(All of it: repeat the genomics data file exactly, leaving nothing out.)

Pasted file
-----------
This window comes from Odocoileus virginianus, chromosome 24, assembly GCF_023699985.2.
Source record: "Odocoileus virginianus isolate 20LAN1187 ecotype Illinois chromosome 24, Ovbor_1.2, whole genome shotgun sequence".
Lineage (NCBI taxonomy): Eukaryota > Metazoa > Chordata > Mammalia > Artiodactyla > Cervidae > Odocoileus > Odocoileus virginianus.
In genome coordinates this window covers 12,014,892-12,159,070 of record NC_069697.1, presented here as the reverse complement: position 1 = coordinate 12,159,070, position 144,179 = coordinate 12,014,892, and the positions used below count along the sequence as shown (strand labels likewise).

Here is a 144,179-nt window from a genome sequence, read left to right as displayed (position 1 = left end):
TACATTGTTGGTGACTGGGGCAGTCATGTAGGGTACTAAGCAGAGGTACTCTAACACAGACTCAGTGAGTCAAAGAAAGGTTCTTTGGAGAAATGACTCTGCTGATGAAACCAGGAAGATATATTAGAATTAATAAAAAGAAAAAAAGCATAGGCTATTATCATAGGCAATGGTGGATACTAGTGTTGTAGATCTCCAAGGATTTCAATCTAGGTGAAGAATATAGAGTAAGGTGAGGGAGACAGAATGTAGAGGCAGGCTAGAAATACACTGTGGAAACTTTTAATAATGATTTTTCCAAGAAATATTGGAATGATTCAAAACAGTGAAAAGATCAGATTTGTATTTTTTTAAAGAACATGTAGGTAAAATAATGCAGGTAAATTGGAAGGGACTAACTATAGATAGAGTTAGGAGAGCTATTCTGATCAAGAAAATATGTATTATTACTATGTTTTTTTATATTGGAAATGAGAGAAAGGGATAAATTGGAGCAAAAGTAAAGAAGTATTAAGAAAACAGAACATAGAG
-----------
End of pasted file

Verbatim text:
This window comes from Odocoileus virginianus, chromosome 24, assembly GCF_023699985.2.
Source record: "Odocoileus virginianus isolate 20LAN1187 ecotype Illinois chromosome 24, Ovbor_1.2, whole genome shotgun sequence".
Lineage (NCBI taxonomy): Eukaryota > Metazoa > Chordata > Mammalia > Artiodactyla > Cervidae > Odocoileus > Odocoileus virginianus.
In genome coordinates this window covers 12,014,892-12,159,070 of record NC_069697.1, presented here as the reverse complement: position 1 = coordinate 12,159,070, position 144,179 = coordinate 12,014,892, and the positions used below count along the sequence as shown (strand labels likewise).

Here is a 144,179-nt window from a genome sequence, read left to right as displayed (position 1 = left end):
TACATTGTTGGTGACTGGGGCAGTCATGTAGGGTACTAAGCAGAGGTACTCTAACACAGACTCAGTGAGTCAAAGAAAGGTTCTTTGGAGAAATGACTCTGCTGATGAAACCAGGAAGATATATTAGAATTAATAAAAAGAAAAAAAGCATAGGCTATTATCATAGGCAATGGTGGATACTAGTGTTGTAGATCTCCAAGGATTTCAATCTAGGTGAAGAATATAGAGTAAGGTGAGGGAGACAGAATGTAGAGGCAGGCTAGAAATACACTGTGGAAACTTTTAATAATGATTTTTCCAAGAAATATTGGAATGATTCAAAACAGTGAAAAGATCAGATTTGTATTTTTTTAAAGAACATGTAGGTAAAATAATGCAGGTAAATTGGAAGGGACTAACTATAGATAGAGTTAGGAGAGCTATTCTGATCAAGAAAATATGTATTATTACTATGTTTTTTTATATTGGAAATGAGAGAAAGGGATAAATTGGAGCAAAAGTAAAGAAGTATTAAGAAAACAGAACATAGAG